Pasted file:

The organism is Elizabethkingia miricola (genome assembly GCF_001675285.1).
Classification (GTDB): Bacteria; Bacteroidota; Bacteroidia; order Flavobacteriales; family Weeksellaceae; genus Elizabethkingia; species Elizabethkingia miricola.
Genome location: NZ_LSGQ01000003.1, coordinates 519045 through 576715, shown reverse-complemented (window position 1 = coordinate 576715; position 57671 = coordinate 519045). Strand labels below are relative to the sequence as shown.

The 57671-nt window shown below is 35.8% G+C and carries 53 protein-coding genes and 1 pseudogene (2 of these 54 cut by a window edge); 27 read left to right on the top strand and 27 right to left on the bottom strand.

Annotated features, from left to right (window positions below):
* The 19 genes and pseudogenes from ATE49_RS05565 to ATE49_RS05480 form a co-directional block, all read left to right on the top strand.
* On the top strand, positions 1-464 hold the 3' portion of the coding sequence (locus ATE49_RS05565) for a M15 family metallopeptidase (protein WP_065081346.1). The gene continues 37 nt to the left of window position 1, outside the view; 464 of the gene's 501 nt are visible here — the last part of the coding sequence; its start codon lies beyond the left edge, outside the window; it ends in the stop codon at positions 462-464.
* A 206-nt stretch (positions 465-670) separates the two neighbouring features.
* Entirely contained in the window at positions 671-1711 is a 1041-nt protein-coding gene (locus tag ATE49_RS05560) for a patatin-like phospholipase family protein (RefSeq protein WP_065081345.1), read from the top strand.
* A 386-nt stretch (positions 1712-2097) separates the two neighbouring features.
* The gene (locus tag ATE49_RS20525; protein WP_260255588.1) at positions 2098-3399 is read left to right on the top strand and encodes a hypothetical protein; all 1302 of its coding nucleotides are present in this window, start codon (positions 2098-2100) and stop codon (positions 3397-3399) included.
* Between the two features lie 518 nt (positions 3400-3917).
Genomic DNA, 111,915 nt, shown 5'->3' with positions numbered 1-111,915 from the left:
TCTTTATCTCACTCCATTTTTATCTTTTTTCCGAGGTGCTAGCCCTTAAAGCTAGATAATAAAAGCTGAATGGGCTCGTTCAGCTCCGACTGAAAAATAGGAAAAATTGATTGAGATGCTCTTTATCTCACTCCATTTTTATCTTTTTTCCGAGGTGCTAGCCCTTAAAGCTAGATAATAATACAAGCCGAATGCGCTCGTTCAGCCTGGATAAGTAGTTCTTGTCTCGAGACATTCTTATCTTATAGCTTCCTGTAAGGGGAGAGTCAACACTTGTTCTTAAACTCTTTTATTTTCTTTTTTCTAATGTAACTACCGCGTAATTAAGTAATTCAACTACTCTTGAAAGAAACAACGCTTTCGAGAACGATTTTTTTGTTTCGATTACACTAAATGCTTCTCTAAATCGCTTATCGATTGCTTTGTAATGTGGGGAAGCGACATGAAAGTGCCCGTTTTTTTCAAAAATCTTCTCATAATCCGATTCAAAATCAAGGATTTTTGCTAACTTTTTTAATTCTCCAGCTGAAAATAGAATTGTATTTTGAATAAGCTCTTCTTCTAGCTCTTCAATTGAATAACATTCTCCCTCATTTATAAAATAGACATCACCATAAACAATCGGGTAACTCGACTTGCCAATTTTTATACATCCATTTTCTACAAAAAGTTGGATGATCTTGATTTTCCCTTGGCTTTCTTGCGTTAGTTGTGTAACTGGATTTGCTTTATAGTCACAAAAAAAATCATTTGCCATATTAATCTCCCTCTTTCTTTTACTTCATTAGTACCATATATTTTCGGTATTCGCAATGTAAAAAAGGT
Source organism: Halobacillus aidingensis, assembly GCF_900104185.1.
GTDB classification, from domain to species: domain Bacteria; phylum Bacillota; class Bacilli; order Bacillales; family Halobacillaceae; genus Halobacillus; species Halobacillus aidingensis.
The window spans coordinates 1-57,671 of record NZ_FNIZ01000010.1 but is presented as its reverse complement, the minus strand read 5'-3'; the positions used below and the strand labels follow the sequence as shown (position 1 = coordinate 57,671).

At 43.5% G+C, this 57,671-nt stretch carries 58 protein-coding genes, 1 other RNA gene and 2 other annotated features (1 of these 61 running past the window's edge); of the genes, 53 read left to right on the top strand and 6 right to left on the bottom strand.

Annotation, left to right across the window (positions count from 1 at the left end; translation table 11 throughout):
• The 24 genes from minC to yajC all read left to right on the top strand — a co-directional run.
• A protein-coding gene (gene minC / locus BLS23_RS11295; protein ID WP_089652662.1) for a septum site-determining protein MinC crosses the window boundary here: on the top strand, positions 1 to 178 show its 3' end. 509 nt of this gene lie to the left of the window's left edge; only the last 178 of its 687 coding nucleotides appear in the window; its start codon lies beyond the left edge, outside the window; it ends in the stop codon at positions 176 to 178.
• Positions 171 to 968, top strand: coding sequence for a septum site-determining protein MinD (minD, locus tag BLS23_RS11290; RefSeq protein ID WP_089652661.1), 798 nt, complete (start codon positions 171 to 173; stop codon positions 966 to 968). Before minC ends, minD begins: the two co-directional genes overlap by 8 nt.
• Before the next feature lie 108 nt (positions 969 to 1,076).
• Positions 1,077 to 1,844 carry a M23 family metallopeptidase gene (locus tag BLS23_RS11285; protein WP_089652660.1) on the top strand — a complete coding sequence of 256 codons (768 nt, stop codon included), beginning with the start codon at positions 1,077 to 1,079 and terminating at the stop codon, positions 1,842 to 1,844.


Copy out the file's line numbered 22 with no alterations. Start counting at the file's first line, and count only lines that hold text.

• Positions 171 to 968, top strand: coding sequence for a septum site-determining protein MinD (minD, locus tag BLS23_RS11290; RefSeq protein ID WP_089652661.1), 798 nt, complete (start codon positions 171 to 173; stop codon positions 966 to 968). Before minC ends, minD begins: the two co-directional genes overlap by 8 nt.